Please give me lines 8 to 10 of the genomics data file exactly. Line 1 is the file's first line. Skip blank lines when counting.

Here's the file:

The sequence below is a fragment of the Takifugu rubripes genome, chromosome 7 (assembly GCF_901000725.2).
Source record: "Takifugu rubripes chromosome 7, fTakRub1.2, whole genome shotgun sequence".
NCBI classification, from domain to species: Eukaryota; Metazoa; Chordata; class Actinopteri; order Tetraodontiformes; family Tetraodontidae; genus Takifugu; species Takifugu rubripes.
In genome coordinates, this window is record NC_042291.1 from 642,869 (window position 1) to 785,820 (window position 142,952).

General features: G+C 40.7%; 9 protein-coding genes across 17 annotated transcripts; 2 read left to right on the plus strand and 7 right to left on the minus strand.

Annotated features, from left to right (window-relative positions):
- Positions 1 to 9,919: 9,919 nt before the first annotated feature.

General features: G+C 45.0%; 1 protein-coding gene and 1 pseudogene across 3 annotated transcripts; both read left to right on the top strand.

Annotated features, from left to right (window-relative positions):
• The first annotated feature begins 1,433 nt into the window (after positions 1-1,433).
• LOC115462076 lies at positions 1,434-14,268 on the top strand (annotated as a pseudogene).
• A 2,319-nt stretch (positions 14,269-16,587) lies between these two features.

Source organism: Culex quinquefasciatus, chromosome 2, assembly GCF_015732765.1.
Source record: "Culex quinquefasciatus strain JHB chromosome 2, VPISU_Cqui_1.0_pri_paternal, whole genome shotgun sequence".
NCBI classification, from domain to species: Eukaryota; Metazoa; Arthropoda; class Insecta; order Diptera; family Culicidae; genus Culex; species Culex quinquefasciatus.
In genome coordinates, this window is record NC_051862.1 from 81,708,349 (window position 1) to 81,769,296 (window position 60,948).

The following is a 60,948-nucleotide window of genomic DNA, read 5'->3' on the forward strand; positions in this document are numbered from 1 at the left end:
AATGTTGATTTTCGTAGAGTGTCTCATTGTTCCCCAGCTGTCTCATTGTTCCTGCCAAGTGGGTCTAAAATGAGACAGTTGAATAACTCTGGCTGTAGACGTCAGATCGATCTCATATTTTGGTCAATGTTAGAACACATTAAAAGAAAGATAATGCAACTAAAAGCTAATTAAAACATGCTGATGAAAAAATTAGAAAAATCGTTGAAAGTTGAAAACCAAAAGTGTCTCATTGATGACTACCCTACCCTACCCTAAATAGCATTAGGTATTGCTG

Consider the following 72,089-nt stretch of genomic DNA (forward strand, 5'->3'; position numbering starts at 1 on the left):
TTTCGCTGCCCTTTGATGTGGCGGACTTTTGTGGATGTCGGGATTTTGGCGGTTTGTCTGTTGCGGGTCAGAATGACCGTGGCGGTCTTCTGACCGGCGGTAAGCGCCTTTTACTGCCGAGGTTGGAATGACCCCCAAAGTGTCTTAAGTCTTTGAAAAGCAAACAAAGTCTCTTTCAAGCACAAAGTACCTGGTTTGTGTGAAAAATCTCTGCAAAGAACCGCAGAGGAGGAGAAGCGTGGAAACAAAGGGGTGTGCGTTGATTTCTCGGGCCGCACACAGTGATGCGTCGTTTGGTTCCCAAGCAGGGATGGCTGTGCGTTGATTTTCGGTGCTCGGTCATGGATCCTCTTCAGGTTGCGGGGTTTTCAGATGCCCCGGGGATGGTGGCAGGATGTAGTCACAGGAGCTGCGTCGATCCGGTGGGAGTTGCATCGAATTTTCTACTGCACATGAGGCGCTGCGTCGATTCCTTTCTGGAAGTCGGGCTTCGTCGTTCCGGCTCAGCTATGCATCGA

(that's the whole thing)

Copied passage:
General features: G+C 45.0%; 1 protein-coding gene and 1 pseudogene across 3 annotated transcripts; both read left to right on the top strand.

Annotated features, from left to right (window-relative positions):
• The first annotated feature begins 1,433 nt into the window (after positions 1-1,433).